Hypothetical network model for pontine-mediated IE phase transition. For the theoretical model presented, the following predictions were made: the pontine early-I population receives excitatory synaptic input (efference copy 1) from I-driver neurons located ...
Recent publications from our laboratory showed significant postnatal changes in the subunit composition of the heteromeric NMDA-R that correlate with the cellular mechanism for synaptic plasticity (Kron et al. 2008). In addition, blockade of NMDA-R within KF can disrupt the plasticity associated with the processing of BHR feedback (M. Dutschmann, M. Mörschel, I. A. Rybak & T. E. Dick 2009, unpublished data). This is in accordance with our general working hypothesis of postnatal emergence of synaptic plasticity affecting two convergent and parallel pathways mediating IE phase transition: the vagal feedback associated with BHR and the intrinsic IOS mechanisms generated within the dorsolateral pons.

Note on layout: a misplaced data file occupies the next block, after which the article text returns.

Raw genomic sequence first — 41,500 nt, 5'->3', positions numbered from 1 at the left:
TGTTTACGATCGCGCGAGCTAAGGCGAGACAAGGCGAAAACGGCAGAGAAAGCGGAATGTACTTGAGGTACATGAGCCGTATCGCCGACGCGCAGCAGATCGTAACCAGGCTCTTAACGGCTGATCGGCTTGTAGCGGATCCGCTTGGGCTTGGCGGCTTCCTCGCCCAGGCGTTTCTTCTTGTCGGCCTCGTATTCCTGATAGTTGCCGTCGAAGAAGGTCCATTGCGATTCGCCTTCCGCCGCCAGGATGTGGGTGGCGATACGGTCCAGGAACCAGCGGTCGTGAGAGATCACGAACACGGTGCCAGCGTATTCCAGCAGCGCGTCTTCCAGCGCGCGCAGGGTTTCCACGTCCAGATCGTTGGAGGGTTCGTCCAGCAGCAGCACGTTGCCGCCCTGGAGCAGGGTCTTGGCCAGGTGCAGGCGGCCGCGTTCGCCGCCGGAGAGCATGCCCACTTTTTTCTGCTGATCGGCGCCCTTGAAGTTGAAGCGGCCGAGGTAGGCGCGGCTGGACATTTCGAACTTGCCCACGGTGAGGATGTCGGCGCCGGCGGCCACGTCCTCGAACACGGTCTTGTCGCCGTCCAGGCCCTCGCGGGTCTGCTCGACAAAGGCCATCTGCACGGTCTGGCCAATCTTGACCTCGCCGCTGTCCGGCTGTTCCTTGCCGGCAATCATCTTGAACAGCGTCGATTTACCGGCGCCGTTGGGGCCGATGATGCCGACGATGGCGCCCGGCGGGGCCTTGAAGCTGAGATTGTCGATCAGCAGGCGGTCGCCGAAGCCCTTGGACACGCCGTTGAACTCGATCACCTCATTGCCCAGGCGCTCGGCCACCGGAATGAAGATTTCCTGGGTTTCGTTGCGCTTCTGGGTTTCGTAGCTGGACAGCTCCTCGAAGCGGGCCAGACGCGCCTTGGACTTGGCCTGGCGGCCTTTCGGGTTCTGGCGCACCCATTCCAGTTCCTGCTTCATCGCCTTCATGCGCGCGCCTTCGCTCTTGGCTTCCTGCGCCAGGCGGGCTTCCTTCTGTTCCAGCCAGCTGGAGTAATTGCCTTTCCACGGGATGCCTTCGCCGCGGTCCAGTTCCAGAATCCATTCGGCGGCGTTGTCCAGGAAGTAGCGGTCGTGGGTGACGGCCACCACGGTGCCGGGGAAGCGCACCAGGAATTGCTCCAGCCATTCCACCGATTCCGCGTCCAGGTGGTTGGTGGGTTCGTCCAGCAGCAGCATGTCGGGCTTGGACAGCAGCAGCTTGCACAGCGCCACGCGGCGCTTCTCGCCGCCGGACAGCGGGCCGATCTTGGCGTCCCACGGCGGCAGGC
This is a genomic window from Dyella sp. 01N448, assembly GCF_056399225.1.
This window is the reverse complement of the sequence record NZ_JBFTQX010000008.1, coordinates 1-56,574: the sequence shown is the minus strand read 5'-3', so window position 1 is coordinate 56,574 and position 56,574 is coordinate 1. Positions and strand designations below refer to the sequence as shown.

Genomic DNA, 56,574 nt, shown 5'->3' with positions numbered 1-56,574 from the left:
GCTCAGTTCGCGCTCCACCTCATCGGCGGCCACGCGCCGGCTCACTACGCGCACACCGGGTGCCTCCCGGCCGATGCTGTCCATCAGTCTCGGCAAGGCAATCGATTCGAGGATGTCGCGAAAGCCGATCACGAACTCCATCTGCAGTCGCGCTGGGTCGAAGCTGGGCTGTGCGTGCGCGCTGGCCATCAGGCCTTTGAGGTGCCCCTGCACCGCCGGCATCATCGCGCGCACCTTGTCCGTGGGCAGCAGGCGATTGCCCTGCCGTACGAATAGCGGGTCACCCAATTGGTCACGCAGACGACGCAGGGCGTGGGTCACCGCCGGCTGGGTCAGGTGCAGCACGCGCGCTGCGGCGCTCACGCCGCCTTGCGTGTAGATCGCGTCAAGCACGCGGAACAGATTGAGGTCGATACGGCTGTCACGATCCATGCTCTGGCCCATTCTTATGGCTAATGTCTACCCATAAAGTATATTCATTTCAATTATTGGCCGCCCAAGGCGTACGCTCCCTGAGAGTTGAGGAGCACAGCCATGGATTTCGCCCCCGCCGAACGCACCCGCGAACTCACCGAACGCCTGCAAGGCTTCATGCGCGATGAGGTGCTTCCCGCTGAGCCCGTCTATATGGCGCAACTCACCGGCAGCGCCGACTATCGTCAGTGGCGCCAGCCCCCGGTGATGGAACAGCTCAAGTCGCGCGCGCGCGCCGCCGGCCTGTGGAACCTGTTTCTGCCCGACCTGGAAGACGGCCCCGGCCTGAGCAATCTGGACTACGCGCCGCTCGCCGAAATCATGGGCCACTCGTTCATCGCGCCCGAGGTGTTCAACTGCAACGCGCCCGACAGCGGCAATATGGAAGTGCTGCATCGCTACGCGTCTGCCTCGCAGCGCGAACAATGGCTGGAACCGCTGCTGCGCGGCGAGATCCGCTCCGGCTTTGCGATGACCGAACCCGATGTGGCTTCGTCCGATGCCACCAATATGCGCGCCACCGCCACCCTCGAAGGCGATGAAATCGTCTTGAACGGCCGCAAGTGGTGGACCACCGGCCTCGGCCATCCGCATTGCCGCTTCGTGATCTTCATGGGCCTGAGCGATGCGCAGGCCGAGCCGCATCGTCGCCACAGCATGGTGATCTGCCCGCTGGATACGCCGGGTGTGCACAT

Poon and his co-workers (Siniaia et al. 2000; Song & Poon 2004) have recently demonstrated habituation of vagal feedback that probably occurs within the NTS at the level of the first synapse of PSR afferents. This habituation may also affect the dorsolateral pons. The waxing and waning of habituation and sensitization within the circuitry described earlier can cause a dynamic and state-dependent shift from a dominance of vagal input-dependent to pontine-dependent IOS mechanisms (for review, see Dutschmann et al. 2008).
In summary, several recent studies support the view that pontine circuits may not serve as a simple failsafe mechanism for the BHR feedback, but instead play a significant role in controlling the generation of the respiratory motor pattern in mammals (Cohen & Shaw 2004; Dutschmann et al. 2004, 2008; Poon & Young 2006).